How can we expect to control healthcare spending when the people providing and receiving the service have no information about costs until the bill or payment comes in?
Much is written about how costly healthcare is in the United States relative to other advanced countries. The U.S. Centers for Medicare & Medicaid Services reports that national healthcare expenditures in 2015 accounted for $3.2 trillion in spending, or 17.8% of GDP. America’s healthcare costs are expected to continue to spiral upward at an average annual growth rate of 5.6%.
These numbers are alarming. But what may be even more concerning is that physicians-the people responsible for ordering or delivering the healthcare services that patients consume-typically don’t know how much many of the drugs, tests, referrals or treatments they recommend costs Nor do the patients receiving them. How can we expect to control healthcare spending when the people providing and receiving the service have no information about costs until the bill or payment comes in?
No other industry functions like healthcare when it comes to cost. When you sit down to enjoy a meal at a restaurant, the menu clearly shows what each item costs. A diner knows that the price of a filet mignon is many times that of a hamburger; that is part of her decision when ordering.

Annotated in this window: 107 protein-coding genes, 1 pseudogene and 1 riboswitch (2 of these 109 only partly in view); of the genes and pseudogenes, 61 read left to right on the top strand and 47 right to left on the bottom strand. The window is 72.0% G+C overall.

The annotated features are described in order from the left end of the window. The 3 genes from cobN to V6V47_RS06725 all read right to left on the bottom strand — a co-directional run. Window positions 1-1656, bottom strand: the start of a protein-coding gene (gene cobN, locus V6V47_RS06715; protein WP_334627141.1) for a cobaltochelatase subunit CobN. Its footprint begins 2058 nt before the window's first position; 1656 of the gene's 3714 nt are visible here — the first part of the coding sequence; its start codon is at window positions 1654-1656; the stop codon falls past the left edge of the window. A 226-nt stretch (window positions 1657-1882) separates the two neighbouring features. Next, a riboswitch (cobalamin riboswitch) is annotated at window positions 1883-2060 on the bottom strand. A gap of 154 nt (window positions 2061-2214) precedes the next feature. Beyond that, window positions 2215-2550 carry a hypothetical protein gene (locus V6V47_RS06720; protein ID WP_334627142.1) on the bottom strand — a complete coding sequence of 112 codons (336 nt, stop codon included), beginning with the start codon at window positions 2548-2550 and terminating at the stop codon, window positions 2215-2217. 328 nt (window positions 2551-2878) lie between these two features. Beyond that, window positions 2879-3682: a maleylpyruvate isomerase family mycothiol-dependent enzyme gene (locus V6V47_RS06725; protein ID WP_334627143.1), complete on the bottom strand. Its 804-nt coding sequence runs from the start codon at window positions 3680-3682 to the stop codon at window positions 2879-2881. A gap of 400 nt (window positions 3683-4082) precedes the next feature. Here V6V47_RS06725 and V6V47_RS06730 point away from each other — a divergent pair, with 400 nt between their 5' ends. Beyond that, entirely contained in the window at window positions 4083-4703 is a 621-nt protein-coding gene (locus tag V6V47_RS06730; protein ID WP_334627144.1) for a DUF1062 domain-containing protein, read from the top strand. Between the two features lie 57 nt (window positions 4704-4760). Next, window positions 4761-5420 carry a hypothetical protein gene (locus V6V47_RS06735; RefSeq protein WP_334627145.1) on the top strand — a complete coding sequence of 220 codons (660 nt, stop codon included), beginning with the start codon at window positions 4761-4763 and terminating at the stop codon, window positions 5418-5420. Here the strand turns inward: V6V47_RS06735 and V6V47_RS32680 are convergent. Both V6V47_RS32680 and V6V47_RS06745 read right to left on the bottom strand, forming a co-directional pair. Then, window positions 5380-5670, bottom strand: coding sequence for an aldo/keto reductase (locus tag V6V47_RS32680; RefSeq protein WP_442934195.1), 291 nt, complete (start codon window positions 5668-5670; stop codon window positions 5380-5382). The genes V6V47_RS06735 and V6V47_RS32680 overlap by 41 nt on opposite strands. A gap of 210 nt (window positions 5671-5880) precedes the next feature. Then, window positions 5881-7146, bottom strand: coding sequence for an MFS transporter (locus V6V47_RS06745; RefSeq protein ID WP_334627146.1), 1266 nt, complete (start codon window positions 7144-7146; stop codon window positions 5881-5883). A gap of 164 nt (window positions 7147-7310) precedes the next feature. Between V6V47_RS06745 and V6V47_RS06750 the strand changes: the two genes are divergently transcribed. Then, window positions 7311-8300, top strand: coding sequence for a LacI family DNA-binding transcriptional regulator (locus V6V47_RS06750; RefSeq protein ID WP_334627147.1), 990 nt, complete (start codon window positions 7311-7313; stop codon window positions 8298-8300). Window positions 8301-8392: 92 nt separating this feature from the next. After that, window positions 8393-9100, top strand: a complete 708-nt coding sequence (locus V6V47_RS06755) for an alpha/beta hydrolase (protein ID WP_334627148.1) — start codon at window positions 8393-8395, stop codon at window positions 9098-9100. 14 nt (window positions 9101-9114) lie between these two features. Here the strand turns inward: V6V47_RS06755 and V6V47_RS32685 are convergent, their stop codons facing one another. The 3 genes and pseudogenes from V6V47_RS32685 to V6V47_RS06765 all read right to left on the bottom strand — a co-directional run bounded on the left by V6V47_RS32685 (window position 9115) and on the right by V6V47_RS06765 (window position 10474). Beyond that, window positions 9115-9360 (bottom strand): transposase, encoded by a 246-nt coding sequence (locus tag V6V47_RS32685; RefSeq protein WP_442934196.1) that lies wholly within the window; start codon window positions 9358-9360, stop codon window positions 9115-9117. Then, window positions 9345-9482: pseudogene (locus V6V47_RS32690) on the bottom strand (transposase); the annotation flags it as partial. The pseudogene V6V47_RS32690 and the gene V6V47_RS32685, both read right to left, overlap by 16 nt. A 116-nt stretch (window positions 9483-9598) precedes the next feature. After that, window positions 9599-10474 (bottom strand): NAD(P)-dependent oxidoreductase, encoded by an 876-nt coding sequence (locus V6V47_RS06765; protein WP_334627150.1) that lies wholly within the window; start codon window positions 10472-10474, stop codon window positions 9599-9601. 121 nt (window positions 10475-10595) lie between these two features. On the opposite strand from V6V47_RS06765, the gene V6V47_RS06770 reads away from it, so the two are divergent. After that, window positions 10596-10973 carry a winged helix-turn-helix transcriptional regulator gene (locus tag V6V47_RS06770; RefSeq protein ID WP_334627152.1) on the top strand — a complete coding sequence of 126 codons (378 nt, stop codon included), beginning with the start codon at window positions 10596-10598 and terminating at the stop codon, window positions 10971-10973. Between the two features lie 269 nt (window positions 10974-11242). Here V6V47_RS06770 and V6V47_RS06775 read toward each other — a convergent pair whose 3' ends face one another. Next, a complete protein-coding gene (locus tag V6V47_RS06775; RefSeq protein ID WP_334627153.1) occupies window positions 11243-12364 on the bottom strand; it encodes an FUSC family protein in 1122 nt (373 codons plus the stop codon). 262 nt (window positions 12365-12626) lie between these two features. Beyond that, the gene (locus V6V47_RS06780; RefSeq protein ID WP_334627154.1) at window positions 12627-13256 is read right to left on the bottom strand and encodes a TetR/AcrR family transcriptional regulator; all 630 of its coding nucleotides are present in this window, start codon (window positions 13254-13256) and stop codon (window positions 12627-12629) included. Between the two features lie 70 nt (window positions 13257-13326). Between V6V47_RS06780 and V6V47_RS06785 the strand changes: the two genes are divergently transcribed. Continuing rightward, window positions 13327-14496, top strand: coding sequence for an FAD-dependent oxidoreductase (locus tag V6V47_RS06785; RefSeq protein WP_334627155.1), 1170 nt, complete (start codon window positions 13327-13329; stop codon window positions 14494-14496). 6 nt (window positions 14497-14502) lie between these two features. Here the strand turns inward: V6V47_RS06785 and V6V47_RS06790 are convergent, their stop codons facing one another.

Yet when it comes to healthcare, the mentality is, “treat me now, bill me later.” The result: patients are stuck with bills that, whatever their amount, are a surprise.
If we want to curtail the growth of healthcare spending, doctors and patients need insights into the costs of services before they give the green light to delivering or receiving care.
Sounds simple enough, but it isn’t.
Payers have the most data about healthcare costs because payment is their business. But historically they had no motivation to share this information publicly.
Fortunately, price information is gradually becoming more widely available to patients. Medicare patients can see chargemaster prices online for common inpatient procedures. Other websites offer similar information for outpatient fees.
While it would be virtually impossible for a physician to know what each patient is obligated to pay for each service, given the myriad negotiated rates and contracts that exist, doctors can (and should) advance the cause of healthcare cost control. An article in the AMA Journal of Ethics says doctors “have an ethical obligation to ‘do no harm’ by reducing waste and identifying and helping patients who are at risk for financial harm.”
By reducing waste, it ensures all clinical decisions are actually going to make patients better. The move to value-based payment models, which focuses on clinical outcomes, versus traditional fee-for-service compensation, should help propel this philosophy into the mainstream.
Meanwhile, those of us on the technology side can develop ways to present cost and price data in a useful context to physicians, particularly in EHRs and related applications. That will increase both awareness of and sensitivity to cost issues that increasingly may affect patients’ care choices.
Maintaining a system in which there is no cost information available to the parties most intimately involved with the healthcare transaction-patients and physicians-is a non-starter. It provides for no accountability, which is a recipe for continued disaster. It has to change.
Paul Brient is the chief executive officer of PatientKeeper, Inc., a provider of healthcare applications for physicians.